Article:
It had been held at the historic Boardwalk Hall, and a parade in which contestants wore shoes with themes identified with their individual states had become part of the pageant's history.
For decades, the pageant was a part of Americana, and longtime master of ceremonies Bert Parks crooning, "There she is ... Miss America," became synonymous with the pageant.
An email scandal in December 2017 led to the ouster of the pageant's mostly male leadership, some of whom were revealed to have mocked contestants' appearances, intellect and even sex lives.
They were replaced by female leadership including former Fox News host Gretchen Carlson, a former Miss America.
But state pageant organizations chafed under the new leadership and launched vocal protests against the new leadership, which vowed to move forward with changes designed to make Miss America more relevant and empowering to women.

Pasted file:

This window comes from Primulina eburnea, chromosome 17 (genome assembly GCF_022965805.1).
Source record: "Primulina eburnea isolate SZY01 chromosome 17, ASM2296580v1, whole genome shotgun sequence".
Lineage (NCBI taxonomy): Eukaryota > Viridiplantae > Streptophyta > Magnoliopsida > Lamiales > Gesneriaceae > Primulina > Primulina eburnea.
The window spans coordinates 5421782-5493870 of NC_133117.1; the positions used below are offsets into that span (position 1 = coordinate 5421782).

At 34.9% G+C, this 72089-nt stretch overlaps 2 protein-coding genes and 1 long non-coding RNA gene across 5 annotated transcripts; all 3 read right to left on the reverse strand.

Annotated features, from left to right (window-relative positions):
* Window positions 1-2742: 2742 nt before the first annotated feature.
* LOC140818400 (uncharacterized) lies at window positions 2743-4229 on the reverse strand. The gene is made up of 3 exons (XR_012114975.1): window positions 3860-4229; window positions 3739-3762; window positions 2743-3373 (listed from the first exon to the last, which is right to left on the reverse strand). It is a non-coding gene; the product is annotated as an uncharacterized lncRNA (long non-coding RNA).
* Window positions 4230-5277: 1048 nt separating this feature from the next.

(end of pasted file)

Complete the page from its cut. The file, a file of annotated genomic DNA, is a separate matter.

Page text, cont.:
The biggest change included the elimination of the swimsuit competition in favor of more in-depth contestant interviews.
Carlson has since stepped down.
The pageant's departure from Atlantic City had been expected since the Casino Reinvestment Development Authority declined to renew subsidies for the pageant following last September's competition.
Over the past six years, the agency spent more than $20 million on subsidies for the pageant.
Connecticut did not provide the pageant with any financial incentives to make the move, a spokesman for the Connecticut Department of Economic Development said.
Yokohama, Jul 4 (AP/UNB) — Japan's culture of cute makes no exceptions for poop. It gets a pop twist at the Unko Museum in Yokohama near Tokyo.
Here, the poop is artificial, nothing like what would be in a toilet, and comes in twisty ice cream and cupcake shapes, in all colors and sizes.